Price Perception Fairness in the Era of Robo-Advisory

This thesis investigates the impact of advisor type and banking environment on customers' perceptions of price fairness.

Price Perception Fairness in the Era of Robo-Advisory
Customer interacting with robo-advisory services (created by DALL.E)


My Master Thesis investigates the perceptions of price fairness between robo-advisors and human advisors in both online and traditional in-person banking environments. The study aims to understand how customers perceive price increases for these services and the impact of these perceptions on their intentions to repurchase and recommend banking services.


This topic is highly relevant for practitioners because it provides insights into customer attitudes towards innovative financial technologies like robo-advisors. Understanding these perceptions helps financial institutions develop effective pricing strategies, enhance customer satisfaction, and foster long-term engagement. This is crucial as the adoption of financial technology continues to grow.


The research revealed that customers perceive price increases for robo-advisor services as less fair compared to human advisor services, regardless of the environment (online or in-person). Perceived price fairness significantly influences customers' intentions to repurchase and recommend banking services. The study found no significant difference in price fairness perceptions between online and in-person environments, indicating that context does not affect fairness perceptions.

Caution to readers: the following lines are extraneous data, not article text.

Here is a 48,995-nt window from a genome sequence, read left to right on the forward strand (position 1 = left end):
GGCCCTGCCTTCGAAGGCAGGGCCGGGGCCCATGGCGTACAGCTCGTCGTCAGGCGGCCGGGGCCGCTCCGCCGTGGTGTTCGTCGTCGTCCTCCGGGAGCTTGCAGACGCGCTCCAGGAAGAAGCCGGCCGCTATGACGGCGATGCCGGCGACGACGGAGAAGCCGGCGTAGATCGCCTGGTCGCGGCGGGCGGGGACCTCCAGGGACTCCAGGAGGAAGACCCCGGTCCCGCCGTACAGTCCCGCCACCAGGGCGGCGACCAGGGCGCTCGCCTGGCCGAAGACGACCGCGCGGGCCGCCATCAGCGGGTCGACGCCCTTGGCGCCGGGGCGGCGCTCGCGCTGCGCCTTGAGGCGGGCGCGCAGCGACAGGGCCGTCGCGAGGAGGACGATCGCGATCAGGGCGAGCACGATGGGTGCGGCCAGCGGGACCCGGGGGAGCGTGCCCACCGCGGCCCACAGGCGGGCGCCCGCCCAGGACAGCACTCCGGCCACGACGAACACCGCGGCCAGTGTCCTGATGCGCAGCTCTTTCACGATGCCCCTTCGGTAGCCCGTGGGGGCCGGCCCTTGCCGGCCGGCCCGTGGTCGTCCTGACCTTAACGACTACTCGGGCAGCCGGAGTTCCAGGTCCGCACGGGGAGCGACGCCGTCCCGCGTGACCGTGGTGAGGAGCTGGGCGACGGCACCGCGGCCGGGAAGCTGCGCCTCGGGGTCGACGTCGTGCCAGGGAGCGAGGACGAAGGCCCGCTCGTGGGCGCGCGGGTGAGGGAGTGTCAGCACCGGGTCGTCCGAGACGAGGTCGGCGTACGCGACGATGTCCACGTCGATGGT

Implications for Practitioners

  • Develop transparent pricing strategies that communicate value to customers.
  • Implement customer-centric pricing policies considering perceived fairness.
  • Ensure uniform pricing strategies across different service delivery environments.
  • Enhance customer education on the benefits of robo-advisors to justify pricing.
  • Focus on building trust and long-term relationships through fair pricing practices.


The methodology involved an experimental design with four conditions: online banking with robo-advisors, online banking with human advisors, traditional banking with robo-advisors, and traditional banking with human advisors. A total of 160 participants were randomly assigned to these conditions. Data were collected through a survey on Qualtrics, measuring perceptions of price fairness, repurchase intention, recommendation intention, and general attitudes towards financial technology. Statistical analyses, including ANOVA and ANCOVA, were conducted using SPSS to test the hypotheses and analyze the data .